Enriquez-Perdomo v. Newman, No. 20-6393 (6th Cir. 2022)

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Justia Opinion Summary

In 2004, Enriquez-Perdomo a nine-year-old Honduran national, was ordered removed. INS signed a warrant of removal/deportation but never removed her. The 2012 Deferred Action for Childhood Arrivals (DACA), program applied to persons who immigrated to the U.S. when they were under the age of 16 and were under age 31 in 2012 and meet other specific requirements. In 2013, USCIS approved Enriquez-Perdomo for DACA. She renewed her DACA status through January 2019. In 2017, Enriquez-Perdomo went to an Immigration and Customs Enforcement (ICE) office to post bond for ICE detainees. Enriquez-Perdomo alleges that ICE officers (Defendants) confirmed that she had received DACA, but nevertheless arrested her without a warrant, motivated by her ethnicity and by her assistance of detainees. She claims that Defendants transported her between facilities and deprived her of sleep and food during her eight days in custody. Enriquez-Perdomo sued Defendants in their individual capacities, seeking money damages under “Bivens.”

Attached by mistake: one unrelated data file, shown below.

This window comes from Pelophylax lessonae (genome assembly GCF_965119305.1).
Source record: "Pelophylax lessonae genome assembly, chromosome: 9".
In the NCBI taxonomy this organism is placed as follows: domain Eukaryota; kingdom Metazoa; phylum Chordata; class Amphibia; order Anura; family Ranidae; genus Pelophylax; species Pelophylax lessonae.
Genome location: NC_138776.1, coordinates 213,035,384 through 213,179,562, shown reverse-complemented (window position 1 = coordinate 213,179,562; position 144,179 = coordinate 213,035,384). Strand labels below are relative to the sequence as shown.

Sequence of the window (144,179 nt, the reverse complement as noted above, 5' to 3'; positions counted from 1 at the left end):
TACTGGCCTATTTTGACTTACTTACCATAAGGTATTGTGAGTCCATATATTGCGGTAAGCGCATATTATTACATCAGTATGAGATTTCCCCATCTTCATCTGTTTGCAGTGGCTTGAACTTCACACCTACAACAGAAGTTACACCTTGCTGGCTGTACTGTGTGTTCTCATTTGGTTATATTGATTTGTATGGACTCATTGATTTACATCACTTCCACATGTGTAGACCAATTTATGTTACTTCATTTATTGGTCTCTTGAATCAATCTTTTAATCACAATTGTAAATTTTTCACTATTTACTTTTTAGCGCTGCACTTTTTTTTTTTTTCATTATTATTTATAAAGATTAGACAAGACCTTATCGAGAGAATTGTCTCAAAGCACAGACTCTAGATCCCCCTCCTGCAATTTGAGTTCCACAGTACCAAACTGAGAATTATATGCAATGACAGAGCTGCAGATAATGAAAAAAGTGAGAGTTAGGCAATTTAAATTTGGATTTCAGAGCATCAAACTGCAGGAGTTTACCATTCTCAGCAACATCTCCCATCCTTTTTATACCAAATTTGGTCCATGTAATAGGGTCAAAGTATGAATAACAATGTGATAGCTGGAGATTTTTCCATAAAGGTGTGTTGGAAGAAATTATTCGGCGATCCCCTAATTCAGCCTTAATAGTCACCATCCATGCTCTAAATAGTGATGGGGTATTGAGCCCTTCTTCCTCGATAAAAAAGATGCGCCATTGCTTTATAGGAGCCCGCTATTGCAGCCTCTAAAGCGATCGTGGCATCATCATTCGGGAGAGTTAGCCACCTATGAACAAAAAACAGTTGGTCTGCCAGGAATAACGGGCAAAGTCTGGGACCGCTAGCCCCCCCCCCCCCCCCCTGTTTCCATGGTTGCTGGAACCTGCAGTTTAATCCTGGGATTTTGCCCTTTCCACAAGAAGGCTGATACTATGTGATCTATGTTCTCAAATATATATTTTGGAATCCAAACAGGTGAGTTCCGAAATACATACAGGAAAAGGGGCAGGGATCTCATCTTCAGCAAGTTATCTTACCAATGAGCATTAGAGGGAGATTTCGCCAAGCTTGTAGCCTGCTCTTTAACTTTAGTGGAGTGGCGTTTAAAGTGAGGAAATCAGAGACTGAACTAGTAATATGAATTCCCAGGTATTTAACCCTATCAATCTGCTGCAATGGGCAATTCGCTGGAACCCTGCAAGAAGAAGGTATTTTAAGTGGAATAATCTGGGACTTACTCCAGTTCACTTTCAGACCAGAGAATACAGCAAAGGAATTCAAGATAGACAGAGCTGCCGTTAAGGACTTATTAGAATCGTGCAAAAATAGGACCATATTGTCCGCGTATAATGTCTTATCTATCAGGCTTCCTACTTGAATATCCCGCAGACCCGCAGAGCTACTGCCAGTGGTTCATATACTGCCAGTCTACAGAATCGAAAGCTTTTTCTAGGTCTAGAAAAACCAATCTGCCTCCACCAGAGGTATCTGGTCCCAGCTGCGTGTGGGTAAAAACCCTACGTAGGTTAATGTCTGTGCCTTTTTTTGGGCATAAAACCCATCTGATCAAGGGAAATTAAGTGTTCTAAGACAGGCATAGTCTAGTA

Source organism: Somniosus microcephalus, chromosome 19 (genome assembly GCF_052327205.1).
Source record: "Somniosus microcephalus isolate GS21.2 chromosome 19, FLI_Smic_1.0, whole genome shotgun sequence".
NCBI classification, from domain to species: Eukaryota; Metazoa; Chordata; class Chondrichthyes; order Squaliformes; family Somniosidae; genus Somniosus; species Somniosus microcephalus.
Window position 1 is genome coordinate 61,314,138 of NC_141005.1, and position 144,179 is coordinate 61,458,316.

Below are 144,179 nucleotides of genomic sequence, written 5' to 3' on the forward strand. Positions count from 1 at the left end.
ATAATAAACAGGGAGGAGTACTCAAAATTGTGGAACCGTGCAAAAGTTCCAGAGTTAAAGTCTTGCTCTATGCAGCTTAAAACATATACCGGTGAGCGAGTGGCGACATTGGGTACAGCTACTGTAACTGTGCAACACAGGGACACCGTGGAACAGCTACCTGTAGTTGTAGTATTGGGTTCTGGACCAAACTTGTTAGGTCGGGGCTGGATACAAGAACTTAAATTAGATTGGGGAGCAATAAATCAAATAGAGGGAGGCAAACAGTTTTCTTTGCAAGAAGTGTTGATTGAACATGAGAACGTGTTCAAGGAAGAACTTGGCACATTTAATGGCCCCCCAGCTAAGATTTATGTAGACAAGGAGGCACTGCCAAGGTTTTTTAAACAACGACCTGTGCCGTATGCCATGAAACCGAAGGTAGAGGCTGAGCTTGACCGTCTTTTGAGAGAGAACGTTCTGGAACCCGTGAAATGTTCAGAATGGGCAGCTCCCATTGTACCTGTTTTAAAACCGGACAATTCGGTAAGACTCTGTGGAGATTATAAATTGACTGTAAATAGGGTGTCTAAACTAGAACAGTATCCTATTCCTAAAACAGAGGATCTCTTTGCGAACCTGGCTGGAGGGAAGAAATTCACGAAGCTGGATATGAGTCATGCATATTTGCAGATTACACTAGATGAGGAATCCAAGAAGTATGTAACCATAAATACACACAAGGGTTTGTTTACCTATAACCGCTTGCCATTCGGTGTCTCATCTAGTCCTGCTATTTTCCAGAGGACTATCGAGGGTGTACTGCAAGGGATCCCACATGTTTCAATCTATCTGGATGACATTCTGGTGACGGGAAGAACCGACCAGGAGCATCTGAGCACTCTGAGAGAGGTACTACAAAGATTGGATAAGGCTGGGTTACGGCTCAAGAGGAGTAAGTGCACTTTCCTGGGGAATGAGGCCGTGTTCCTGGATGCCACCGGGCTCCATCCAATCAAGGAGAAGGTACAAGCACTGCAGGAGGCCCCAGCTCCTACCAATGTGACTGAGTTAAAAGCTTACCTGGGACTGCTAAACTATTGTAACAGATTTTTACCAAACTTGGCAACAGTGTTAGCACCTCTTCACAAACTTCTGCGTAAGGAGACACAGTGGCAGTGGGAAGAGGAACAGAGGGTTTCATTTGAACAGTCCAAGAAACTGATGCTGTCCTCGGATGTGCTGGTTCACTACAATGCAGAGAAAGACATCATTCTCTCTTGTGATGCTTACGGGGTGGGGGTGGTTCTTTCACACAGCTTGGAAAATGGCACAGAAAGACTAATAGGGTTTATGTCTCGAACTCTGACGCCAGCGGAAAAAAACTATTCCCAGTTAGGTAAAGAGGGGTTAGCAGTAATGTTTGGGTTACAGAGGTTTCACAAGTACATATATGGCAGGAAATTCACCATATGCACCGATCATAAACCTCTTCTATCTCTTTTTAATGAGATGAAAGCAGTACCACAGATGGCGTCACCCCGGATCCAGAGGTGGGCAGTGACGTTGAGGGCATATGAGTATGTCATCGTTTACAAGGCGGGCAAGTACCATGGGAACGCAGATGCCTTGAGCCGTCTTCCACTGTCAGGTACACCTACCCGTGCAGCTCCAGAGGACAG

The district court dismissed her claims for lack of subject-matter jurisdiction under 8 U.S.C. 1252(g). The Sixth Circuit vacated in part. Notwithstanding her removal order, Enriquez-Perdomo was eligible for DACA relief and was granted affirmative relief from removal. Although the government could terminate that relief, it did not. Enriquez-Perdomo’s arrest and detention were unauthorized so 1252(g) does not preclude her claims; her removal order was not executable. There is no Bivens remedy for First Amendment retaliation claims; the court remanded Fourth Amendment and Fifth Amendment claims.